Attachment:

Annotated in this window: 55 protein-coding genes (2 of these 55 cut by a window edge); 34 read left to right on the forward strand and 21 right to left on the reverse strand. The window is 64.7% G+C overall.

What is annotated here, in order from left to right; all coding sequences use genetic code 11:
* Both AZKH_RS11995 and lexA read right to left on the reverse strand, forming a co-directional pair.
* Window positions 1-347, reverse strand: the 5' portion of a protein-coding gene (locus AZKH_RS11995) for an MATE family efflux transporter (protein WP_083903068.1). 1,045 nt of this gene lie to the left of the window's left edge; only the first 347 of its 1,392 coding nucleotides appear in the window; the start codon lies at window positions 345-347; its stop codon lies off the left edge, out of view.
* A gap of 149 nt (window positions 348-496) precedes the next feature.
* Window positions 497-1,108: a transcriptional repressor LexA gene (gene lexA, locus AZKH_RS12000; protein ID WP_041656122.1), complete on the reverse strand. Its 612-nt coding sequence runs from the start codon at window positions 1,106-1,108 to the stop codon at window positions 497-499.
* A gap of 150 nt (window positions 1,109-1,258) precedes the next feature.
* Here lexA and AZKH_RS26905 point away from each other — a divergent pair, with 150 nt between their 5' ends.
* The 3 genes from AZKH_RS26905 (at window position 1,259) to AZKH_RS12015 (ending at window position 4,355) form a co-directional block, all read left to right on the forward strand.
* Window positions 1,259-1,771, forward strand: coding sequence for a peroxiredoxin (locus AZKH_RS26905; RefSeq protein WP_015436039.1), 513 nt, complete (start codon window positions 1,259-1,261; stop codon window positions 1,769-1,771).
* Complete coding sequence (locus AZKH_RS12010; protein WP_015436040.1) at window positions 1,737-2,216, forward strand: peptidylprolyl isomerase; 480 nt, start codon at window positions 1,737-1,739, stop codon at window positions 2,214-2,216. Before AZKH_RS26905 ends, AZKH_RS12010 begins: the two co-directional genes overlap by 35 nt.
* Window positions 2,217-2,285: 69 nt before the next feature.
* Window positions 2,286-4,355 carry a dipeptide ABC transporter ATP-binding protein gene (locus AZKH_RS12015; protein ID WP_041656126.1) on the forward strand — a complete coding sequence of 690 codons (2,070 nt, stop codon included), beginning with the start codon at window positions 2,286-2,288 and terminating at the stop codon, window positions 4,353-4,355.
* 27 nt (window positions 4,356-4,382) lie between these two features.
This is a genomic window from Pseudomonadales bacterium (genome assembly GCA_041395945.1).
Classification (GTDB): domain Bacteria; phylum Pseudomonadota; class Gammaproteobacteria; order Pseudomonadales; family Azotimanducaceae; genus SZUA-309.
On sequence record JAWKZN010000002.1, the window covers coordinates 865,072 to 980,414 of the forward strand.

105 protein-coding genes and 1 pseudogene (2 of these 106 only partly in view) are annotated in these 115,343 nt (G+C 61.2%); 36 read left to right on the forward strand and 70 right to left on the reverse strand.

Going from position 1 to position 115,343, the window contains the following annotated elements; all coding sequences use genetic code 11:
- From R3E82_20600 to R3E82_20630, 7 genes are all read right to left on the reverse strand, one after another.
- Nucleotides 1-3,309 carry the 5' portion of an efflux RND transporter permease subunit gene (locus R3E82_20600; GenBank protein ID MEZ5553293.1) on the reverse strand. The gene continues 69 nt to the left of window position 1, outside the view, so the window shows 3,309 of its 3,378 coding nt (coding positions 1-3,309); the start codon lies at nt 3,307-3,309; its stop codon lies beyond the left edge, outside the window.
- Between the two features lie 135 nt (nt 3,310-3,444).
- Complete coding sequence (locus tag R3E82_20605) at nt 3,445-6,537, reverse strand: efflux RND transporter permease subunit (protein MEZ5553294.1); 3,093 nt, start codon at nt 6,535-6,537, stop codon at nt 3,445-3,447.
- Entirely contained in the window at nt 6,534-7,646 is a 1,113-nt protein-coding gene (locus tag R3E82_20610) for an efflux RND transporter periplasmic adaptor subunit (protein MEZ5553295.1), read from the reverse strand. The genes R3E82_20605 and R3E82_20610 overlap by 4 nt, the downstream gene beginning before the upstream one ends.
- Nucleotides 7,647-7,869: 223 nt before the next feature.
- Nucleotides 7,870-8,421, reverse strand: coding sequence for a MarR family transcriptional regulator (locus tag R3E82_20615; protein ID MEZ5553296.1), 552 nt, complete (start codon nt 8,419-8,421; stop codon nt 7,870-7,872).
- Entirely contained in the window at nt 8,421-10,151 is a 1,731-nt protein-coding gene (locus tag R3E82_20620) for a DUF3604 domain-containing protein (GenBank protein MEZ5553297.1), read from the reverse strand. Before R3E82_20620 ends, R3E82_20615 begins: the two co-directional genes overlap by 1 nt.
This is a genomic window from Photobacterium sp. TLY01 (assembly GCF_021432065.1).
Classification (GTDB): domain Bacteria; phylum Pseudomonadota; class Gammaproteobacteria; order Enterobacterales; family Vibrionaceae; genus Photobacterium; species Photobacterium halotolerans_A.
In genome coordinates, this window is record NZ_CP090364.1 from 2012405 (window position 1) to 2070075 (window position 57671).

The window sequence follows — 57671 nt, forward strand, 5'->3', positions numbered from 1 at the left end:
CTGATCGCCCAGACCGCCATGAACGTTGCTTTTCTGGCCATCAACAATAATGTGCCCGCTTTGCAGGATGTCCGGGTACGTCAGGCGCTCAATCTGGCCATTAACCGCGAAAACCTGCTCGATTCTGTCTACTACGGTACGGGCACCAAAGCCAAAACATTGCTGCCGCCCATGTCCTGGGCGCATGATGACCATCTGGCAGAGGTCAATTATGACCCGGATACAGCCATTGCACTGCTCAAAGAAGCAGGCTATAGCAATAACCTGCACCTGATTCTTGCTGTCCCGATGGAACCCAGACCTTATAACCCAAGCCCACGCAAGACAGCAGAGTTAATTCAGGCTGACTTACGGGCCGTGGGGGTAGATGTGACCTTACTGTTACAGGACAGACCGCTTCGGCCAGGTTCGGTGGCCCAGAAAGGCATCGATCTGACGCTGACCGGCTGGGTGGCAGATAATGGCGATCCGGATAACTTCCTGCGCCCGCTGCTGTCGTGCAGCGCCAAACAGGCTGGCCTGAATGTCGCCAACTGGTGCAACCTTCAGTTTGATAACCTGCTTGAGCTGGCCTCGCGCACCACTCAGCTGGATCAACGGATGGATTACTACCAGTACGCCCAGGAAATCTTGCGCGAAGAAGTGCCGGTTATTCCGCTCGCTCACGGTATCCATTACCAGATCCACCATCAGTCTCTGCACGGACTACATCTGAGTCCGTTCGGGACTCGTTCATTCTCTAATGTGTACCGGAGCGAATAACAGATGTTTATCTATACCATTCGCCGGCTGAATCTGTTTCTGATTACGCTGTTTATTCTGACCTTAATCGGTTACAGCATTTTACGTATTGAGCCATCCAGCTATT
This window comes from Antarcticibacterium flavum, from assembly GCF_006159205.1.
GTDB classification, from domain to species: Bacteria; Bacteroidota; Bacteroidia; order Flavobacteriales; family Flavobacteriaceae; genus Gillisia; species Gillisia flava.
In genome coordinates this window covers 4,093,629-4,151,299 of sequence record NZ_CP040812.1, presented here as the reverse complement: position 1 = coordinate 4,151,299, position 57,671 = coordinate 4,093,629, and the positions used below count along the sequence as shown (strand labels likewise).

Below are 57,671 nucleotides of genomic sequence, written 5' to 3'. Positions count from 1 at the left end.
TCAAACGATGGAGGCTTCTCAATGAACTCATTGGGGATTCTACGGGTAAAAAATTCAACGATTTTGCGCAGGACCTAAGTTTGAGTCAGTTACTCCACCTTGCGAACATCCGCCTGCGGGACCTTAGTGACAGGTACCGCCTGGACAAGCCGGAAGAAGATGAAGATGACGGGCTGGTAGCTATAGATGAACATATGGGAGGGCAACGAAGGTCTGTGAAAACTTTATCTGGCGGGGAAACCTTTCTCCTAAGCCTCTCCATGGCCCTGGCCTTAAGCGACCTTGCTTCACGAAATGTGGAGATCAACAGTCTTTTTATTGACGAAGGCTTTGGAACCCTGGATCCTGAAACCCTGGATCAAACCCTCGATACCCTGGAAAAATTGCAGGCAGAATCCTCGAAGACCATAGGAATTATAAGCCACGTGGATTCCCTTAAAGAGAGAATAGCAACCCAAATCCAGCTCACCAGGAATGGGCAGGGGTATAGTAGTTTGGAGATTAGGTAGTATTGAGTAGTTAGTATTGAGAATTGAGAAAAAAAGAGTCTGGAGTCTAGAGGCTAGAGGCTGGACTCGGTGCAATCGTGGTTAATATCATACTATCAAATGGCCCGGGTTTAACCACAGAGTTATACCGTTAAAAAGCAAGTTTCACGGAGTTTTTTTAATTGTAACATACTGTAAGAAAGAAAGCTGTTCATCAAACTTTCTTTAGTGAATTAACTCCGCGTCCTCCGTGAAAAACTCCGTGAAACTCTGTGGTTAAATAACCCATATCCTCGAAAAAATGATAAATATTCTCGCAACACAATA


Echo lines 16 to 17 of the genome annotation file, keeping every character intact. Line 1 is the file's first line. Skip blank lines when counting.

Classification (GTDB): domain Bacteria; phylum Pseudomonadota; class Gammaproteobacteria; order Pseudomonadales; family Azotimanducaceae; genus SZUA-309.
On sequence record JAWKZN010000002.1, the window covers coordinates 865,072 to 980,414 of the forward strand.